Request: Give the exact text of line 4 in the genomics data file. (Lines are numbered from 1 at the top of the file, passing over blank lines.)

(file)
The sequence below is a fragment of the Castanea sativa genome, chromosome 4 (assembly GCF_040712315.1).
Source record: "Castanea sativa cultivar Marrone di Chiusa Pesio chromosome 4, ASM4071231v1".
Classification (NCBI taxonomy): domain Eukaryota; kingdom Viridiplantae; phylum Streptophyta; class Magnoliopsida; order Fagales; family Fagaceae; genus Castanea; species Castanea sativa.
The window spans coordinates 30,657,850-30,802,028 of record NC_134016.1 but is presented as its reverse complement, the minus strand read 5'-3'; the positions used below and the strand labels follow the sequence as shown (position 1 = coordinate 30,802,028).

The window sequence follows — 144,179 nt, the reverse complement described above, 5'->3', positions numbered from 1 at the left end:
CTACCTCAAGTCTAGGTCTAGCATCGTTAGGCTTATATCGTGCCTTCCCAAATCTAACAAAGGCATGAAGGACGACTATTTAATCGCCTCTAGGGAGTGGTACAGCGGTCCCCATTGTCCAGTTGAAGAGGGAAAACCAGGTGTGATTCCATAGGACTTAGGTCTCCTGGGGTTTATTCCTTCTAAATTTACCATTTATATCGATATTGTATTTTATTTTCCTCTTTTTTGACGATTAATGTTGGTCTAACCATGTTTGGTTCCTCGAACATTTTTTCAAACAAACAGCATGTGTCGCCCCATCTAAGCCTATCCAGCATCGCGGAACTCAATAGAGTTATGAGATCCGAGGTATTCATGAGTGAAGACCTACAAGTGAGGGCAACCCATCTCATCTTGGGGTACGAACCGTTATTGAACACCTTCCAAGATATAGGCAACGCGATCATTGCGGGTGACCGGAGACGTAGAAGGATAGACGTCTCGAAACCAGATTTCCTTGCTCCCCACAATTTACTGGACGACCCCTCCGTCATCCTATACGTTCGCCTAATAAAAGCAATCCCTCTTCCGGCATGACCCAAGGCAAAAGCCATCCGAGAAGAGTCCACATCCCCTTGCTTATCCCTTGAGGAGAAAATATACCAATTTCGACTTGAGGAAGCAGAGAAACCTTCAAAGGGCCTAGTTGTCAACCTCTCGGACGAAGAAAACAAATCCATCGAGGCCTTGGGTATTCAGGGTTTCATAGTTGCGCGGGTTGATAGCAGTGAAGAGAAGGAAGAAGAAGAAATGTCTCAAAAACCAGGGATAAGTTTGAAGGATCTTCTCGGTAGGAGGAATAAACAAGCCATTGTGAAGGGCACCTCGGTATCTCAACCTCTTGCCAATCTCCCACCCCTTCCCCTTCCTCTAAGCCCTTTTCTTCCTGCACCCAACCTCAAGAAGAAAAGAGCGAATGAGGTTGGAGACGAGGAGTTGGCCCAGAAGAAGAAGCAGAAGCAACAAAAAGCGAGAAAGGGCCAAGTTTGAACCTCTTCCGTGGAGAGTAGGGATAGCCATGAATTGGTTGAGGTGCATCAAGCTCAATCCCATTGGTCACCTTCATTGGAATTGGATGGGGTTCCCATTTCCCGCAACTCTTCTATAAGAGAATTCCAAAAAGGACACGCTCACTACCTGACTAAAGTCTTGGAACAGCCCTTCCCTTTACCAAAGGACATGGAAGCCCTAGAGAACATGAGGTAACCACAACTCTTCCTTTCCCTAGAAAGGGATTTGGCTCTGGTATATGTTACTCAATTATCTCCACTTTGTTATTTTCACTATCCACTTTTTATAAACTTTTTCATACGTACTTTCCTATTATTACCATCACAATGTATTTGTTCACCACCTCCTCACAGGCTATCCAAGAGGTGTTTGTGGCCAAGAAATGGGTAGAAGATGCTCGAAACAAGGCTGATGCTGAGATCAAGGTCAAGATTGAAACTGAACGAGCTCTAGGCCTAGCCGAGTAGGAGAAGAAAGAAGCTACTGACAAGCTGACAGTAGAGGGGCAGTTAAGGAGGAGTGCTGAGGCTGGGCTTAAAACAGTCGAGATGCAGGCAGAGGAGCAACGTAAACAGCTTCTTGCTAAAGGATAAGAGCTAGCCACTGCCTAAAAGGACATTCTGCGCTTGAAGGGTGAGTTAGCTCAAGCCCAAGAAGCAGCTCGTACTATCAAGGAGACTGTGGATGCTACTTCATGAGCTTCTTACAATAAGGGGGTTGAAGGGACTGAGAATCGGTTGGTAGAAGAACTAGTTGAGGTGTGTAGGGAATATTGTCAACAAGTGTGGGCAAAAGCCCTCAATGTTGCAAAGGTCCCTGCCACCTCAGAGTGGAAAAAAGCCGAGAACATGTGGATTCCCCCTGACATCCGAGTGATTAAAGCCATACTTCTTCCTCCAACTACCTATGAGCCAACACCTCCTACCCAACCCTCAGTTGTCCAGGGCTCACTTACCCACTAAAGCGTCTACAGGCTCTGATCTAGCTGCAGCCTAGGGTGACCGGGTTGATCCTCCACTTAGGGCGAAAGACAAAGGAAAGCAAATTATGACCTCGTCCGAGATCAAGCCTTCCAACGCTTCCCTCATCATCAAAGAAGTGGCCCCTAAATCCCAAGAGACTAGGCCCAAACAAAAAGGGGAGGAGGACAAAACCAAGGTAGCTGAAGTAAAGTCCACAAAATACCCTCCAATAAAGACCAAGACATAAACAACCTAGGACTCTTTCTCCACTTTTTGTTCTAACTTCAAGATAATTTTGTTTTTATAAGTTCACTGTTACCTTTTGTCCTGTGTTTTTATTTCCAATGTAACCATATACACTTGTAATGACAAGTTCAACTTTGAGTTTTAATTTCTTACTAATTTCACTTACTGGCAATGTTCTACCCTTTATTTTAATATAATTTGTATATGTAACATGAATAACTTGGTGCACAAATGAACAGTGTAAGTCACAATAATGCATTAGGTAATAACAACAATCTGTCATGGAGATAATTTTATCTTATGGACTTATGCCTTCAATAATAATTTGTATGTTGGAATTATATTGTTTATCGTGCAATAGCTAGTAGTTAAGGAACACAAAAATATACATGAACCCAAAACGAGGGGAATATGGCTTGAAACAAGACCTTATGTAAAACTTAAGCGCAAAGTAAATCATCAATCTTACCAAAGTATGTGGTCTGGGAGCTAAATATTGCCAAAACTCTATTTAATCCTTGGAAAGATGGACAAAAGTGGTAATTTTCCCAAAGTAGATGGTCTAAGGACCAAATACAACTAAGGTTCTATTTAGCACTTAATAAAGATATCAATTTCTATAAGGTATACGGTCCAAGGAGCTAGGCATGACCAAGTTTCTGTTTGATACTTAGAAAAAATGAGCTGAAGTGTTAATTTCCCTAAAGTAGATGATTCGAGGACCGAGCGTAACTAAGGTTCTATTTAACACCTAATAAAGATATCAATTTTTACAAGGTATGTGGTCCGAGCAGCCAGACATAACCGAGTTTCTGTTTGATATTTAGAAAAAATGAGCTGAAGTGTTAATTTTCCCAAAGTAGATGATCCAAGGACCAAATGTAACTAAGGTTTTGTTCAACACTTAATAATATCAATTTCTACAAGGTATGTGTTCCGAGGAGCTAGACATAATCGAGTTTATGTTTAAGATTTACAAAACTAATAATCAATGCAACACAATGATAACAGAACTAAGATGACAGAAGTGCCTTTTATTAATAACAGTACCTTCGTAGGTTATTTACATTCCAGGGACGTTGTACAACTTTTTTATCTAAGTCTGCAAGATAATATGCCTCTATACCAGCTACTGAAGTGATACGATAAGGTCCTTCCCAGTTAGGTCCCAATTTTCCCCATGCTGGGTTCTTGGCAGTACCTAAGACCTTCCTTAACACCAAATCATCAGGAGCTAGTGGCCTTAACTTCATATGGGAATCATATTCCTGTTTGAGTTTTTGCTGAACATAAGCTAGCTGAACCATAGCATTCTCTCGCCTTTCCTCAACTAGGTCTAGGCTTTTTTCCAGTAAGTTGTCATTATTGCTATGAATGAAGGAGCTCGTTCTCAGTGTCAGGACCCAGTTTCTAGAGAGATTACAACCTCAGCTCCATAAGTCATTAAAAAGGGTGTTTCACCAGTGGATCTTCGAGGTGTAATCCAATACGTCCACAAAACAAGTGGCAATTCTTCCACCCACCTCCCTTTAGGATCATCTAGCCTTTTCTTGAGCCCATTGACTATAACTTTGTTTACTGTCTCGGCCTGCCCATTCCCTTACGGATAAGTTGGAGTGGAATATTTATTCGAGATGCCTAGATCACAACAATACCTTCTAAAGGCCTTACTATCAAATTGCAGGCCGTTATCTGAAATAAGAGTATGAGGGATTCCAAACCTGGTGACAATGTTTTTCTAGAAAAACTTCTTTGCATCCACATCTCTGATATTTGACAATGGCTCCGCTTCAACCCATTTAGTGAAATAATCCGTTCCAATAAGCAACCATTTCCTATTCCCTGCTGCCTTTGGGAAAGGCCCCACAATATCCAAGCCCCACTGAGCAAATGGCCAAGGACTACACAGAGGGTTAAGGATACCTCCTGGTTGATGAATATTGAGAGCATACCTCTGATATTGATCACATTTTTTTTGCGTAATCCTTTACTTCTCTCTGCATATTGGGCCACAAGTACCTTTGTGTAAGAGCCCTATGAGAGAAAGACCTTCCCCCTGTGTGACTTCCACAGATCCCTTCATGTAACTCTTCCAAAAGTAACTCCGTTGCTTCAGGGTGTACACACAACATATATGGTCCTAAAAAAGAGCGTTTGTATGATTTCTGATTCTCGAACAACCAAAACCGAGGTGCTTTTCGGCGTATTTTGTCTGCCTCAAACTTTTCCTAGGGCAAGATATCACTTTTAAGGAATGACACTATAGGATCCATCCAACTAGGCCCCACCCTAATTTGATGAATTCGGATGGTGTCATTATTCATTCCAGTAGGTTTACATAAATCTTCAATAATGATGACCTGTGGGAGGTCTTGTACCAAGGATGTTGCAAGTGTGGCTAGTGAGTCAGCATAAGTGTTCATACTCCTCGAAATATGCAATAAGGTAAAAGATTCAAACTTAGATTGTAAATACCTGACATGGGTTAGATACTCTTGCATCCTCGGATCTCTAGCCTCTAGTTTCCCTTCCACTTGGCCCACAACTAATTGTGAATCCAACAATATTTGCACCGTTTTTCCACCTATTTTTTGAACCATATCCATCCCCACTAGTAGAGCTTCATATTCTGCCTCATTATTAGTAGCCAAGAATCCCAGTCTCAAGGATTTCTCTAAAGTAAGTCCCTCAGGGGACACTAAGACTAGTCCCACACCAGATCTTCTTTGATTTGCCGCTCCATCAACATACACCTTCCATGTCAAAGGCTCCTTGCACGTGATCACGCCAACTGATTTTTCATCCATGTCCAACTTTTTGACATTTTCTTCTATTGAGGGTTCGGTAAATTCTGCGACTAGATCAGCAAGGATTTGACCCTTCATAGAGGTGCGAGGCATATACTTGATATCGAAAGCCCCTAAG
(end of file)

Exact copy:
The window spans coordinates 30,657,850-30,802,028 of record NC_134016.1 but is presented as its reverse complement, the minus strand read 5'-3'; the positions used below and the strand labels follow the sequence as shown (position 1 = coordinate 30,802,028).